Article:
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I've had both of my hips replaced (2008/2009), and had the same problem before replacement. My bike is probably on the large side for me, but I could tilt the bike over one way and just step over the top tube to get on/off of it. And no, I didn't fall off of it or start looking for a trike. I just couldn't quite swing my leg over. My PT couldn't really suggest much that helped as far as stretching or other exercise. Good luck, and hope you can keep riding.
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Old 05-09-11, 10:04 PM   #10
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Lay the bike on the ground, straddle it ,then pick the bike up.
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Old 05-09-11, 11:24 PM   #11
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Lay the bike on the ground, straddle it ,then pick the bike up.
+1
And if you can bend from the waist and extend your leg straight back here is another option.

Standing on the left side of the bike, grab the right handlebar in your right hand and lean the bike to the left, as far down as your arm will allow. That will put the bike leaning close to the ground with the top tube and seat at about knee level.

Bend forward from the waist and extend your leg straight back, reaching as high as possible. Hopefully, you can get your leg and upper body parallel to the ground. Your leg is now clear of the seat and top tube since they are at about knee level.

All it takes is a small pivot to swing your leg over the seat/top tube. Then bring the bike back to an upright position, and you're off.

I have limited range of motion due to rheumatoid arthritis, and that trick has worked for me for the last several years.

Hope you find something that works for you

Last edited by Recycle; 05-09-11 at 11:27 PM.
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Old 05-10-11, 01:06 AM   #12
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Quote Originally Posted by fietsbob View Post
Lay the bike on the ground, straddle it ,then pick the bike up.
+1
And if you can bend from the waist and extend your leg straight back here is another option.

Standing on the left side of the bike, grab the right handlebar in your right hand and lean the bike to the left, as far down as your arm will allow. That will put the bike leaning close to the ground with the top tube and seat at about knee level.

Bend forward from the waist and extend your leg straight back, reaching as high as possible. Hopefully, you can get your leg and upper body parallel to the ground. Your leg is now clear of the seat and top tube since they are at about knee level.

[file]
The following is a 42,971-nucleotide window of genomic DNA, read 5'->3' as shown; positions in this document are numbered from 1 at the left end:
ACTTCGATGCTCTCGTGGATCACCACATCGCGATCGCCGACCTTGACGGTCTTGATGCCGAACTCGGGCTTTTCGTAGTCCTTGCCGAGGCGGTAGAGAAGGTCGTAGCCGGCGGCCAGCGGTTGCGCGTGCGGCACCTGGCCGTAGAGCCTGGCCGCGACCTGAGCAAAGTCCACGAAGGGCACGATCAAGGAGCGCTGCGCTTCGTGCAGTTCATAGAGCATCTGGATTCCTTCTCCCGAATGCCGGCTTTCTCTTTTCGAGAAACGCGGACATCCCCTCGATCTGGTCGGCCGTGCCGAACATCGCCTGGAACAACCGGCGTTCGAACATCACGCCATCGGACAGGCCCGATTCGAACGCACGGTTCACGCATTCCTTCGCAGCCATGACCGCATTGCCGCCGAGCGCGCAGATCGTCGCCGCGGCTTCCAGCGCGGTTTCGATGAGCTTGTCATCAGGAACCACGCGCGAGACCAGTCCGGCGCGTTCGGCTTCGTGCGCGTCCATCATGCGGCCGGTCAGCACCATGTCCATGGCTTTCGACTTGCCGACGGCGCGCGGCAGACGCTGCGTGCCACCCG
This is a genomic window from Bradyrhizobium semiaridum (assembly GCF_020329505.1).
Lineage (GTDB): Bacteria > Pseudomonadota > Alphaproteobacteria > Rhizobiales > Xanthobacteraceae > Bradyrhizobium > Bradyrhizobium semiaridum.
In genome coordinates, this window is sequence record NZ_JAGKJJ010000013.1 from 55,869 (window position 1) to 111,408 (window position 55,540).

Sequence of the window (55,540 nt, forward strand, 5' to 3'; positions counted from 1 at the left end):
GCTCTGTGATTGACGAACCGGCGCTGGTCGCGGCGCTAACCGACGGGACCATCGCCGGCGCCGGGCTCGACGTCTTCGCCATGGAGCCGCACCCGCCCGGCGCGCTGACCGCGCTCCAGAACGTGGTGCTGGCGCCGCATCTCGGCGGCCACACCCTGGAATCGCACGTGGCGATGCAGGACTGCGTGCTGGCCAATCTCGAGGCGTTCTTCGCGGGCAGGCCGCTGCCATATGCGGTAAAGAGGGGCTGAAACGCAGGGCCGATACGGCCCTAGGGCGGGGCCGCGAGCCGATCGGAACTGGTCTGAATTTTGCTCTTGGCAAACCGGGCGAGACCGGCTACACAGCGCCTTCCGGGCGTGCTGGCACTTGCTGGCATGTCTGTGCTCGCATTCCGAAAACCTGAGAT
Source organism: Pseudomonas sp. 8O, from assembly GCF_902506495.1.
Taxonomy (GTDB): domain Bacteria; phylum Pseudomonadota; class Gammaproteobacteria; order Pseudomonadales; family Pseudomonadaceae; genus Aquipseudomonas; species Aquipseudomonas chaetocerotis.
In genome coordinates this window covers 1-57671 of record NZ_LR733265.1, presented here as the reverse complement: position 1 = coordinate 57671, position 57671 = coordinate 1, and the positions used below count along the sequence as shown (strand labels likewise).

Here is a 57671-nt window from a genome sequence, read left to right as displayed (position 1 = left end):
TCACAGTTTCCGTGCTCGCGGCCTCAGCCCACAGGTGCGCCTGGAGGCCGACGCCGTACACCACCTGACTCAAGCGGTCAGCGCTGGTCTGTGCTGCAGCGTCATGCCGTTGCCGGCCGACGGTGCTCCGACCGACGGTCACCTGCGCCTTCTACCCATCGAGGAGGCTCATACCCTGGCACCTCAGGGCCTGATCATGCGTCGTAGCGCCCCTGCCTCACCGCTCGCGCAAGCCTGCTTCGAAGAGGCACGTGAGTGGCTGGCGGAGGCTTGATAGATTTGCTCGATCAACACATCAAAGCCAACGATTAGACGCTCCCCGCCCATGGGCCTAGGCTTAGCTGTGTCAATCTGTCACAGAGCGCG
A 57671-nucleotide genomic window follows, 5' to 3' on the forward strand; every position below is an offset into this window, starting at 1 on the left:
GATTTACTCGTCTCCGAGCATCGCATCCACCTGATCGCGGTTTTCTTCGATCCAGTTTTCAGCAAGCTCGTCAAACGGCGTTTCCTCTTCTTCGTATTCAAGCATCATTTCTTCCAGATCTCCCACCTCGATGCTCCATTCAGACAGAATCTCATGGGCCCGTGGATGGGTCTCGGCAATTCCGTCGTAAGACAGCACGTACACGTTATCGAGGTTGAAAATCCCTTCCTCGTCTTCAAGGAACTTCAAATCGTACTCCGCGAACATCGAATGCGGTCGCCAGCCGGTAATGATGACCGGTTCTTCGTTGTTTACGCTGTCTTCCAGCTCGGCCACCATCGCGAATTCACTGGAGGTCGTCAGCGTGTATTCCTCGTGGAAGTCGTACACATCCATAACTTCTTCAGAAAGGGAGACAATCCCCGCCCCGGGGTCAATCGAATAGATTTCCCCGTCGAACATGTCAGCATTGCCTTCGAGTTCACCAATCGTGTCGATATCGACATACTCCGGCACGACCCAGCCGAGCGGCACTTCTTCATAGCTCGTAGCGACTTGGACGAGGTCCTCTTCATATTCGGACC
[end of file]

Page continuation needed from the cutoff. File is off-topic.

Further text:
All it takes is a small pivot to swing your leg over the seat/top tube. Then bring the bike back to an upright position, and you're off.

I have limited range of motion due to rheumatoid arthritis, and that trick has worked for me for the last several years.

Hope you find something that works for you
GetUpnGo,

I, too, am having problems mounting and dismounting my bike due to a problem with my right hip. I've had my new bike for only 3 weeks, but I am finding the tricks that Recycle and fietsbob have suggested are helping me. The last two times I had the bike out, in order to dismount, I planted my left foot on the ground, and tilted the bike at an angle, with the top tube closer to me and the wheels away from me. This reduced the overall height and I was able to get my right leg over the seat. Mounting the bike is a little less of a problem. At one of the places I was starting/ending my ride, there was a small grass embankment (about 3' high) at the side of the road. There, I simply laid the bike down on the embankment and stepped over the bike. However, I am reluctant to lay the bike down on a hard surface--after all, it's my new baby and I am trying to keep it pristine.
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Old 05-10-11, 04:24 AM   #13
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Lay the bike down
Step over it
Bend over and grab the handle bar
Lift up
There you are ready to go

Dismount:
Reverse the above process.

I don't have any hip problems but when I ride long distances and am really tired I do the above. Not cool, but who
cares. I am seventy four and will ride the way I want to.
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Old 05-10-11, 04:43 AM   #14
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My dad was crippled by arthritis in both hips and could barely walk for the last 25 years of his life so I'm very careful to look after my hips, both of which started showing signs of degeneration before I was 45 (I'm 55 now).

I have to be careful mounting and dismounting my bike. If I just throw my leg over the saddle, I'm in trouble! I prefer to lay the bike low and kind of step over it.

I've been taking Glucosamine and Cod Liver Oil for about 15 years now. I think they are helping slow down the degeneration but I can't say for sure - I'm not about to stop taking them to see if that makes things worse!